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Fast and efficient sludge recovery

The Geotube® method has proved to be unbeatable for the processing of sludge from pulp mills, for example.

In the treatment of process sludge, the TenCate Geotube® method is positively ingenious: simple and effective. At a chemi-thermomechanical pulp (CTMP) mill in Rockhammar, Sweden, these large black tubes constructed of specially engineered textile were so effective in the treatment of the sludge accumulated at the bottom of the largest process water basin that there was talk of additional work with the client. Sito was the main contractor for the project.

“During the project, all the contaminant concentrations in the plant’s effluent remained within the permitted limits,” adds project manager Vesa Isokauppila with satisfaction.

BillerudKorsnäs AB is a leading manufacturer of renewable packaging materials. One of the company’s eight production plants is located in Rockhammar. The mill produces over 90,000 tonnes of CTMP pulps a year.

The production of pulp and paper unavoidably generates large amounts of sludge, which is passed on to the mills’ wastewater treatment systems.  “Over time, it tends to accumulate at the bottom of the process water basins. From there, is should naturally be processed and removed sooner rather than later. Geotube technology is an ideal method for this,” says Vesa Isokauppila.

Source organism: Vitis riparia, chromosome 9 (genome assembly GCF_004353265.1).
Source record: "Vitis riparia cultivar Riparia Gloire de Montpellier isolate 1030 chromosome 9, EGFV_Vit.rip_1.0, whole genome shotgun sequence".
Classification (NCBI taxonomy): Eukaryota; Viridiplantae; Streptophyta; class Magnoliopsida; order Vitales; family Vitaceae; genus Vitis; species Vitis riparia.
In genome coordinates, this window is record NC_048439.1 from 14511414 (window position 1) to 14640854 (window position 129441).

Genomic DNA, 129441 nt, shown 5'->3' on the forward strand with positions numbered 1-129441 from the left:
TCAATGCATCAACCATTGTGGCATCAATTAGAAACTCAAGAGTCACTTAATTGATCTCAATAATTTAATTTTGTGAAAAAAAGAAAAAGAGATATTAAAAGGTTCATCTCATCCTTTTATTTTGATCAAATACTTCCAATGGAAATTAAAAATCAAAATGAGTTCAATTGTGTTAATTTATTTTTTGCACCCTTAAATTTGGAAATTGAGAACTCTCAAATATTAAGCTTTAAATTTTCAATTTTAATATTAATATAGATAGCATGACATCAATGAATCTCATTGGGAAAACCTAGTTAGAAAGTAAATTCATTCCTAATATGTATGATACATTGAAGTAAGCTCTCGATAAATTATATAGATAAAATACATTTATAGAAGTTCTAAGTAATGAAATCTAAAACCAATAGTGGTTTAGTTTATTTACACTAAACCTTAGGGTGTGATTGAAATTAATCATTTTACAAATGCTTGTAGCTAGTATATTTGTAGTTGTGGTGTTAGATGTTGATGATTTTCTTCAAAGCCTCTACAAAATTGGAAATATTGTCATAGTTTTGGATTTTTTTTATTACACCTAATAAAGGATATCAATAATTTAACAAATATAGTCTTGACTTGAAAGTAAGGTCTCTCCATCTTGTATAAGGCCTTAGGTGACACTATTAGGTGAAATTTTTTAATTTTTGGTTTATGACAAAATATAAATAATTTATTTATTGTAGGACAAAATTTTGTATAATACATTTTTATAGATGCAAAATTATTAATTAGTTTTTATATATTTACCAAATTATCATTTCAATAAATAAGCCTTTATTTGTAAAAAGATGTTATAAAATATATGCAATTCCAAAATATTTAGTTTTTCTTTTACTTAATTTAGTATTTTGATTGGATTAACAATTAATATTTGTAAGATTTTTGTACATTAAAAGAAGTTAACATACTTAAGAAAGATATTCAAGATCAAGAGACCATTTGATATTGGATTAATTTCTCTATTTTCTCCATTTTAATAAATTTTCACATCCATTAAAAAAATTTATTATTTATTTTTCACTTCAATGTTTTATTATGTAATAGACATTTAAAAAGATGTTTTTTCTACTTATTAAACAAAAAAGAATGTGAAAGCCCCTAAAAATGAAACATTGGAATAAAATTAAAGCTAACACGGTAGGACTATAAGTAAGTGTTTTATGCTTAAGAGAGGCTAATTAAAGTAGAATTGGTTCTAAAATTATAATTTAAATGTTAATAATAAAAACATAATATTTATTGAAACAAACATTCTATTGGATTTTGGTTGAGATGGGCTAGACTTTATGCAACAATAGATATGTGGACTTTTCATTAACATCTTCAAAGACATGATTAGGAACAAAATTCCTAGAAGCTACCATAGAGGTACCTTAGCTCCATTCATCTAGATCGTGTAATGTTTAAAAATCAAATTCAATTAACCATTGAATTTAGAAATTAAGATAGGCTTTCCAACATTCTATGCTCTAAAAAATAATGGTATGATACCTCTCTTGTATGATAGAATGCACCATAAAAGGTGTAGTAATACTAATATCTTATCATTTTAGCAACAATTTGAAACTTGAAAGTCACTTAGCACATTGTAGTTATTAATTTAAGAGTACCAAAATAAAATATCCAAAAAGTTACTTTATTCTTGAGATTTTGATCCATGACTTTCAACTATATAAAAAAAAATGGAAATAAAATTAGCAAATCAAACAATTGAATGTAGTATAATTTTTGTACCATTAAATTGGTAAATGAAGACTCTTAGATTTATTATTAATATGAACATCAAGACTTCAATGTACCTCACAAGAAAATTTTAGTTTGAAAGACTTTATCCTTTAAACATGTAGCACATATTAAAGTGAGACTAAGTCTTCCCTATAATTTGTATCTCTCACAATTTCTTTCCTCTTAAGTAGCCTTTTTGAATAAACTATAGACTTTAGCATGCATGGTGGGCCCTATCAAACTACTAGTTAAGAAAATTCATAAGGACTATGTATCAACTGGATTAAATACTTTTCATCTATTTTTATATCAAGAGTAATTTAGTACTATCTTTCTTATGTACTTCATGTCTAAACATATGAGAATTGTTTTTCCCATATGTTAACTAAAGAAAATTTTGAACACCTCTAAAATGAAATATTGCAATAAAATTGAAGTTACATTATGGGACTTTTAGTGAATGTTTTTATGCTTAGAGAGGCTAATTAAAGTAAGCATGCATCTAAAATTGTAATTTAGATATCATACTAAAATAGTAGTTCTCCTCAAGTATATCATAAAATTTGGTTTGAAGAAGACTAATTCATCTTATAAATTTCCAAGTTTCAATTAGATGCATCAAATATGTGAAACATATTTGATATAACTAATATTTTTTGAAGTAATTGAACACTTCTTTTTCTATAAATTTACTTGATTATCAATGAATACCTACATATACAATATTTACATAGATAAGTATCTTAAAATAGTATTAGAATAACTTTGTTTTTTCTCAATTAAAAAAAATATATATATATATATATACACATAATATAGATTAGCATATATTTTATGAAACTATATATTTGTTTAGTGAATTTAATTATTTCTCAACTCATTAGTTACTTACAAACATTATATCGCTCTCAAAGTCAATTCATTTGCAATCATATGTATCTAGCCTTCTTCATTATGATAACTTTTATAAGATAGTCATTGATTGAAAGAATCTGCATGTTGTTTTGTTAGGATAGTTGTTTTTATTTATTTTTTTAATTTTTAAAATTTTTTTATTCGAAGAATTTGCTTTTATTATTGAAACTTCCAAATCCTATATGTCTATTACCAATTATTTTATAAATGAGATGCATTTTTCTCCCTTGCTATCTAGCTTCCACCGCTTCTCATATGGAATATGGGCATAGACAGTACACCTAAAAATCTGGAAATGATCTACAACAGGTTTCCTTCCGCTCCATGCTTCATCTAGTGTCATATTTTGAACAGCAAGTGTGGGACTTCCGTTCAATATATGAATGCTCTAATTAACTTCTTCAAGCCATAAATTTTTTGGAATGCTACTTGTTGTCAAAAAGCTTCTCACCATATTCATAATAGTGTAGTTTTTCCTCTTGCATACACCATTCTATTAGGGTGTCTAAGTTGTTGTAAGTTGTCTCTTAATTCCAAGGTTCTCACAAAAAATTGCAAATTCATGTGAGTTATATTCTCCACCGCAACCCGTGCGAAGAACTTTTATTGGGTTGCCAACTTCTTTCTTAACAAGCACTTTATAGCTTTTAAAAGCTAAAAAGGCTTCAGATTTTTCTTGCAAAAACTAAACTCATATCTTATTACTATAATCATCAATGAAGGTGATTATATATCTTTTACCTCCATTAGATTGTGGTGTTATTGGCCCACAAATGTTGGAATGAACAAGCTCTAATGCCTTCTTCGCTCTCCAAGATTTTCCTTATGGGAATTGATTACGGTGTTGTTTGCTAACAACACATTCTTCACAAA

The sludge is pumped into the geotube made of a special textile several times, and the filtered clean water can be led back into the process or the terrain. In the full geotube, the sludge continues to dry until it can be utilized in applications such as construction or as a fuel, depending on its properties.

“In Rockhammar, the primary plan is to use the dried sludge next summer to coat the industrial plant’s own landfill,” Vesa Isokauppila continues.

The processing of the large sludge basin at Rockhammar took about three months. The plant continued to operate during the project as normal.

Work will continue on the second, smaller basin.

Photo: Geotube® field –  the first layer near completion.

Text: Dakota Lavento